Whether your dog is covered in fur, has short hair or is even hairless, all dogs will need bathing at some point in their lives. Getting them used to the process when they are young will make the process easier for both you and your pup.
How often should I wash my puppy?
The general rule with bathing your dog is to only do it when your pup becomes dirty or smelly. This avoids causing skin irritation and stripping of natural oils.
Although this is generally a good rule, different breeds need different bathing routines. Long haired dogs will often need to be washed more regularly to avoid matting and tangling and some working breeds will become smellier quicker because of their habits and fur types. If you are unsure you can read the breed profile of your dog for more information or seek the advice of a vet or professional groomer.
Puppies don't usually need to be washed unless they accidentally get some of their toilet mess on them. That being said, it's a good idea to get your puppy used to the process to avoid them becoming fearful of it later in life so make the effort to wash your puppy every 4-6 weeks (unless told otherwise by a professional) so that they don't become anxious by the activity.
Where should I wash my puppy?
This decision comes down to several factors- choose a place where you have enough room to manoeuver around your dog and that you don't mind getting wet or can be easily cleaned down. You can put your puppy into a bath, shower, sink, bucket, washing up bowl or just have them stand outside if it's warm enough- this will depend on what you have available and how big your dog will grow to be. Put a non-slip mat down on whatever surface you choose to use to stop your pup slipping about and potentially hurting themselves.
Get your puppy used to being in the bath before launching into their first bath. Put them in the bath without any water and give them a toy or a treat and lots of praise. Repeat the process several times a day for a couple of days or until your pup is used to being in the bath. You can then add a little tepid water to the bath and let them feel it on their paws so they get used to the sensation. Repeat the same process of praising and rewarding them. Your puppy should soon start to associate the bath with positive things.
Brush your puppy to remove any knots or tangles before you wet them. Washing your dog when they have tangles in their fur will likely make them worse and could lead to matting and irritation.
Gather bathing supplies. Have the shampoo and towels with you before you begin bathing. Only ever use dog shampoo when washing your dog, even gentle human shampoos and baby shampoos may be too harsh for your puppy's delicate skin.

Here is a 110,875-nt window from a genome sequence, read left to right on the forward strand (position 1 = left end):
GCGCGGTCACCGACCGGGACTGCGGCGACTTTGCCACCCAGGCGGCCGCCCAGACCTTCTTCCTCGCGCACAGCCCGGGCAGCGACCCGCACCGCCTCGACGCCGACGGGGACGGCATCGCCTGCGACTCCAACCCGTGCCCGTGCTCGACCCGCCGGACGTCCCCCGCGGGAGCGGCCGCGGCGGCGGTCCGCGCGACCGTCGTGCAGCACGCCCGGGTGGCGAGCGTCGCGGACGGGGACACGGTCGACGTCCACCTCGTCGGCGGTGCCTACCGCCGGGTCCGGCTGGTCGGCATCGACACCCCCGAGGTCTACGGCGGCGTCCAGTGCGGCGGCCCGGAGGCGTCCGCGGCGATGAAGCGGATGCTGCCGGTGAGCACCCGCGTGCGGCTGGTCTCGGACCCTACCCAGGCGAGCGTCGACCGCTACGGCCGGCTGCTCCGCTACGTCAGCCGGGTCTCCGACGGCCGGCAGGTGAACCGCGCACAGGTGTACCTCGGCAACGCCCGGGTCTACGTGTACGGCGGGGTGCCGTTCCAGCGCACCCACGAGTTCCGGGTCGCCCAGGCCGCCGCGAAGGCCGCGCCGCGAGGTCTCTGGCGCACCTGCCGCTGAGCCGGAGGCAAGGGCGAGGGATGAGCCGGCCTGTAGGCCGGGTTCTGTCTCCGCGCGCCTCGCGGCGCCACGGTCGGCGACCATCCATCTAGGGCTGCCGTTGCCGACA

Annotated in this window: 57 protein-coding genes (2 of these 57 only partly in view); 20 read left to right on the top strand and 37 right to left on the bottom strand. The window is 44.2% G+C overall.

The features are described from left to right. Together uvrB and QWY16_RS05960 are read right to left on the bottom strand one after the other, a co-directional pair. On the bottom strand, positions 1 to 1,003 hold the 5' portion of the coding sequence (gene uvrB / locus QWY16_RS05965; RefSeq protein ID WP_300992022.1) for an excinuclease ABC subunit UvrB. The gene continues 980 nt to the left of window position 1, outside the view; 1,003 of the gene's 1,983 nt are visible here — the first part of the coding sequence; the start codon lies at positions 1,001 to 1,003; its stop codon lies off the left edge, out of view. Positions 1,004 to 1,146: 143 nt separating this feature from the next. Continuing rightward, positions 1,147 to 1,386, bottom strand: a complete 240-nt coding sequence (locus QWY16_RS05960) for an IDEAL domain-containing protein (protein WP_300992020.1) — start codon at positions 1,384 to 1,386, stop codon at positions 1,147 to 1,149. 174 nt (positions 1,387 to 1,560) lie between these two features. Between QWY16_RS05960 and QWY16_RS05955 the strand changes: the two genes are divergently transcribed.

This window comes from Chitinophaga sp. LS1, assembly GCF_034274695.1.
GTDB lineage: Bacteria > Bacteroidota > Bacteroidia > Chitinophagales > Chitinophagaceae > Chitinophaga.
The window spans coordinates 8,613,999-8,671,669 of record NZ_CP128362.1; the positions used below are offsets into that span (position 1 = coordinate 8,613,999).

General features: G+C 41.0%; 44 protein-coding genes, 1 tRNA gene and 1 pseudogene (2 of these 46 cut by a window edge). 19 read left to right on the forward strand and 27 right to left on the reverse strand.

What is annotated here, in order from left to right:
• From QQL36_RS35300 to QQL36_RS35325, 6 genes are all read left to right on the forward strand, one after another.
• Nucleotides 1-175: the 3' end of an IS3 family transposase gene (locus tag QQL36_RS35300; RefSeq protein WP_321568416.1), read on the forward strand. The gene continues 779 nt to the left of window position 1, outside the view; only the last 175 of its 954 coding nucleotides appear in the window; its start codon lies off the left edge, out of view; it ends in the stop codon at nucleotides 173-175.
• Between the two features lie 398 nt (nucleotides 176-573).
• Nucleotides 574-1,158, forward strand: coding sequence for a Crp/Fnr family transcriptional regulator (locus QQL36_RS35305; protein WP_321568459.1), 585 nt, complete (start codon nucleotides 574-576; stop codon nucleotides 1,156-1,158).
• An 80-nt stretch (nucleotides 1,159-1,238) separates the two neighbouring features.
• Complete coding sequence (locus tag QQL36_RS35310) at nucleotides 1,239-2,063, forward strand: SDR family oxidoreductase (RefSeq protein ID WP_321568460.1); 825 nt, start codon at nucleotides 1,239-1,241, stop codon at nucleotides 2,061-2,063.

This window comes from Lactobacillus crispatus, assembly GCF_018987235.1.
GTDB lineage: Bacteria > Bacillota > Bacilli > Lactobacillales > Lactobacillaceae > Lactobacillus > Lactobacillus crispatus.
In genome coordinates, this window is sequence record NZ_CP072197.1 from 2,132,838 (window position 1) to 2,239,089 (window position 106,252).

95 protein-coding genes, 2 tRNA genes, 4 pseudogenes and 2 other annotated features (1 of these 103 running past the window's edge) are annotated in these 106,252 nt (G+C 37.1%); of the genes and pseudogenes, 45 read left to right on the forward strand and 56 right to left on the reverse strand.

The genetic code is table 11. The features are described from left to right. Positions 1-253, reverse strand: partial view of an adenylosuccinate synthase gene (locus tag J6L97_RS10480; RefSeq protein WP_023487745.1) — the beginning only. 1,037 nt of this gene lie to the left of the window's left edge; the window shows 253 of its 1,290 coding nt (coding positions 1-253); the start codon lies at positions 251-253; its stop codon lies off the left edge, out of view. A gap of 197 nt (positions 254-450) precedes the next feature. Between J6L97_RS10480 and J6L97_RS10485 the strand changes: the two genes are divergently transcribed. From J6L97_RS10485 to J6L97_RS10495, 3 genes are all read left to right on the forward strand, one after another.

If you have a big dog or one with lots of hair you may want towear a splash-proof apron or even some waterproofs to avoid you getting wet through when they shake off or scramble about!
How to wash your puppy
Before putting your puppy in the bath (or alternative) get the water running to a luke warm temperature, checking the heat on your wrist or elbow. It's very important not to have hot water as this can burn your puppy or make them overheat.
Wet your puppy's coat, making sure it's completely saturated, using a shower head or jug filled with water.
Squeeze some dog shampoo into wet hands and lather it slightly before rubbing it into your puppy's coat, starting at the neck and working your way down. Ensure you properly cover all areas including the tummy, tail, paws and bottom. The shampoo should lather, if it's not doing then you may need to apply more.
Avoid contact with your pup's eyes, mouth and within their ears. It's best to simply not wash the dog's face unless completely necessary and instead use a damp wash cloth to clean it.
Rinse the fur really well. Any left over shampoo will cause irritation to your puppy so this step is very important. Rinse several times if you are not sure if all the shampoo is out.
If your dog has long hair you may choose to use conditioner too to make brushing and maintenance easier. The process for this is exactly the same as shampooing but there will be no suds and you should massage the conditioner into the fur in the direction of hair growth.
Give your pup a final brush to stop any matts from forming. You can skip this step if your dog has short hair.
Drying your puppy
Allow your pup to shake off the excess water whilst they're still in the bath- this will make your job a lot easier. Then take them out of the bath and straight onto a towel or bath mat. Cover them with a towel and rub them down in the direction of fur growth.
Rub them down until their fur is dry to the touch and when you run your hands through it. Ensure sensitive areas such as the inner legs, tummy, bottom and tail are thoroughly dried to avoid irritation and infection. If it is a warm day or you have a fire or warm area, it is ok to leave your puppy's fur slightly damp and let them dry off naturally.
You may choose to blow dry your dog's fur if it is long or thick. If doing this, have your hairdryer on a low heat setting and don't keep the dryer on one spot for too long. Dogs' skin is very sensitive and can burn easily so avoid doing this unless you're sure of what you are doing.
- Get someone to help you keep your puppy still so you can focus on washing. It's normal for pups to wriggle and it can be a bit of a handful on your own!
- Small bits of dirt or food stains should be wiped away with a damp cloth and don't mean your pup needs a full wash.
- Bathing is a good time to check your puppy's skin for lumps, rashes or dry areas. If you find anything, contact your vet.
- If you struggle to bathe your pup or don't know what you're doing, ask for help from a professional groomer.
- If you know your puppy will need professional grooming when they are older, take them in for a puppy groom so they get used to the experience of being handled by someone else.